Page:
Miss Julia Delivers The Goods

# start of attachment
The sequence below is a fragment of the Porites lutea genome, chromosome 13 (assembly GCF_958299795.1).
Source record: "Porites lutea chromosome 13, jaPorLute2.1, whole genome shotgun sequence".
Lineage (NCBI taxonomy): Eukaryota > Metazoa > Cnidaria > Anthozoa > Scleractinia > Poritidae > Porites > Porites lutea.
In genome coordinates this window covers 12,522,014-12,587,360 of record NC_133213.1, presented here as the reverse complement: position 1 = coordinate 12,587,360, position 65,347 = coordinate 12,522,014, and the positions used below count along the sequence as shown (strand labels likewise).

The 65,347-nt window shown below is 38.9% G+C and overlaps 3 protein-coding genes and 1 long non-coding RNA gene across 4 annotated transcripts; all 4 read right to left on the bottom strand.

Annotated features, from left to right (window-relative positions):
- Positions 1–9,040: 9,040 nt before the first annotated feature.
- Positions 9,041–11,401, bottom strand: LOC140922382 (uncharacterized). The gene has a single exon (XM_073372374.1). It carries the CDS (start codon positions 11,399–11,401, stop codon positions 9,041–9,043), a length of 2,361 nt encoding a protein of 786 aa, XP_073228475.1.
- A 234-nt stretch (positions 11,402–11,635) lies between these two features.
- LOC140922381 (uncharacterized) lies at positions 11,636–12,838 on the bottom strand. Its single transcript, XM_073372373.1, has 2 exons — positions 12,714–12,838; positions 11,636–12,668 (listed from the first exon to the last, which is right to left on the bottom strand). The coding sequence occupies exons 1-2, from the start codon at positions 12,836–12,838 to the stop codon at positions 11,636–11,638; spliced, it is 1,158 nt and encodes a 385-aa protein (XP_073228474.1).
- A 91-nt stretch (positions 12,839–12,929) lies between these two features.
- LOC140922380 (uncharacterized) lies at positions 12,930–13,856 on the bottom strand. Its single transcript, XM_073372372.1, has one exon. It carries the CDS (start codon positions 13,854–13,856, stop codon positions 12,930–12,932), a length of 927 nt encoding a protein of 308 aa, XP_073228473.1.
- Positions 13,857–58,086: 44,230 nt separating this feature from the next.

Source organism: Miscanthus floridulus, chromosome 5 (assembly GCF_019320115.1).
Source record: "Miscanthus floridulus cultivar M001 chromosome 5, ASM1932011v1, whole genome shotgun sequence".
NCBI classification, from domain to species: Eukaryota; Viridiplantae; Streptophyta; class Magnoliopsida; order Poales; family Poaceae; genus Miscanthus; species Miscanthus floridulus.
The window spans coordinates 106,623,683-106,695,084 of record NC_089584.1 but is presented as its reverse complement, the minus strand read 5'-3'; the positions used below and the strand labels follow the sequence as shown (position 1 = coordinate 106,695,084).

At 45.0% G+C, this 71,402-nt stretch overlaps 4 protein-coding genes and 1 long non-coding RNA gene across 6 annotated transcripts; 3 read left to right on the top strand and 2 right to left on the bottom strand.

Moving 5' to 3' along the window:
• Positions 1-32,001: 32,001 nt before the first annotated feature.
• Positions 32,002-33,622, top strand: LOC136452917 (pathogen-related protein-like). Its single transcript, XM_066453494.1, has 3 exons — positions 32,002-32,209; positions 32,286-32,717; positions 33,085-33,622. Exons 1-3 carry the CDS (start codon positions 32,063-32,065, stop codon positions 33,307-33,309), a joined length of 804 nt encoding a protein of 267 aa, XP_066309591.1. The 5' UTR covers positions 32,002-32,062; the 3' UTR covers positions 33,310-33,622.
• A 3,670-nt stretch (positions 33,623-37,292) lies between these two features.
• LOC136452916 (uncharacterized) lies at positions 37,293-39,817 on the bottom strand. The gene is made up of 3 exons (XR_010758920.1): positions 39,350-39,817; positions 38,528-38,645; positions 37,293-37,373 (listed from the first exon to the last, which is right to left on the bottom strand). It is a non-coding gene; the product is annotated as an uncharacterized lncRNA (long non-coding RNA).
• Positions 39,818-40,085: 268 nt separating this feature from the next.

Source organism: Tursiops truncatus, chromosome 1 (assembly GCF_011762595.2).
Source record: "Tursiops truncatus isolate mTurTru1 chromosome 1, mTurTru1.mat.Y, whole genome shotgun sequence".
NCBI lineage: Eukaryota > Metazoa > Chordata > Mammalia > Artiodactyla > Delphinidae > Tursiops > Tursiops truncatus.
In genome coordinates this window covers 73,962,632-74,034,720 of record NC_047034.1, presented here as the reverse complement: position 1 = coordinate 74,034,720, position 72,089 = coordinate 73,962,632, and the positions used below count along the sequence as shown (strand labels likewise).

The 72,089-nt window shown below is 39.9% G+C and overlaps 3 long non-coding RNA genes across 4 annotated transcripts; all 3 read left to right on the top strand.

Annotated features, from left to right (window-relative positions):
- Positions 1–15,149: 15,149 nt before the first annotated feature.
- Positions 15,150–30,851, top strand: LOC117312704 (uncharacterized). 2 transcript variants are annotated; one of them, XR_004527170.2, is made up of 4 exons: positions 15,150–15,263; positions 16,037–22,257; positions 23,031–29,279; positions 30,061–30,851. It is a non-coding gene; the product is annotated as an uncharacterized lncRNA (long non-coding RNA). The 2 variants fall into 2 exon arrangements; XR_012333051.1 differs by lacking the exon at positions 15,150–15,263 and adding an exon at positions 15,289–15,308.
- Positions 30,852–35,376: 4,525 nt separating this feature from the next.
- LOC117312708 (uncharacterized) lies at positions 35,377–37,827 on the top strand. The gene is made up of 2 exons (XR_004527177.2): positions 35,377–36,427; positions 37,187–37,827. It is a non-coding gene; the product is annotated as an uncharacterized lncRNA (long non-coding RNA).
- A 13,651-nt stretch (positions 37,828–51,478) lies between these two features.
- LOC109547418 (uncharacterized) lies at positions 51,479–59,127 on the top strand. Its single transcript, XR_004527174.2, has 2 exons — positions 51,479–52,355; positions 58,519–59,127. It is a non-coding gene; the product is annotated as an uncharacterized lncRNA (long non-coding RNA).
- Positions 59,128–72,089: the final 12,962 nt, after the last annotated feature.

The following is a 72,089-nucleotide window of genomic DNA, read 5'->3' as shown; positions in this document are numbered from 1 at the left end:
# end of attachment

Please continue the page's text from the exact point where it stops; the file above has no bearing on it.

In a previous blog, I mentioned how I became a fan of Ann B. Ross and her Miss Julia series of books describing the adventures of an acerbic Southern lady. Having read so many of the books in this series, I feel like I could walk into Miss Julia’s North Carolina house, recognize the rooms and give Lillian a big hug before I sat down at the kitchen table to bite into one of Lillian’s famous pies. I’ve been with Miss Julia through almost every one of her scrapes and misunderstandings–to the point I kind of wonder how the people in her world still put up with her circular logic. So, it was with some anticipation that I sat down to start reading the latest book, Miss Julia Delivers The Goods. Well, maybe there was a lot going on in my life these last few weeks (true enough) but I just couldn’t get in to it. I failed to understand the motivations for a lot of what was going on between the pages. I’m not going to say that Miss Julia jumped the shark with Hazel Marie’s pregnancy and Sam’s robbery, but I am wondering how much more can happen before I run out of patience with Miss Julia. Maybe her energy levels just wear me out. One thing I can say is Ann B. Ross is consistent in her characterizations and voice. “Voice” is a big deal with authors. It’s an almost invisible characteristic that imprints itself on vocabulary, sentence structure, pacing and plot development. It’s that indefinable thing that makes you love one author and pass on another. I don’t know if Ann is intimately acquainted with someone like Miss Julia, if that’s why she always maintains her distinction, but its admirable. Series are hard to write. Anyway, if you’re intrigued by how a Southern lady can live like its 1964 in the twenty-first century, then start with Ann’s first novel, Miss Julia Speaks Her Mind.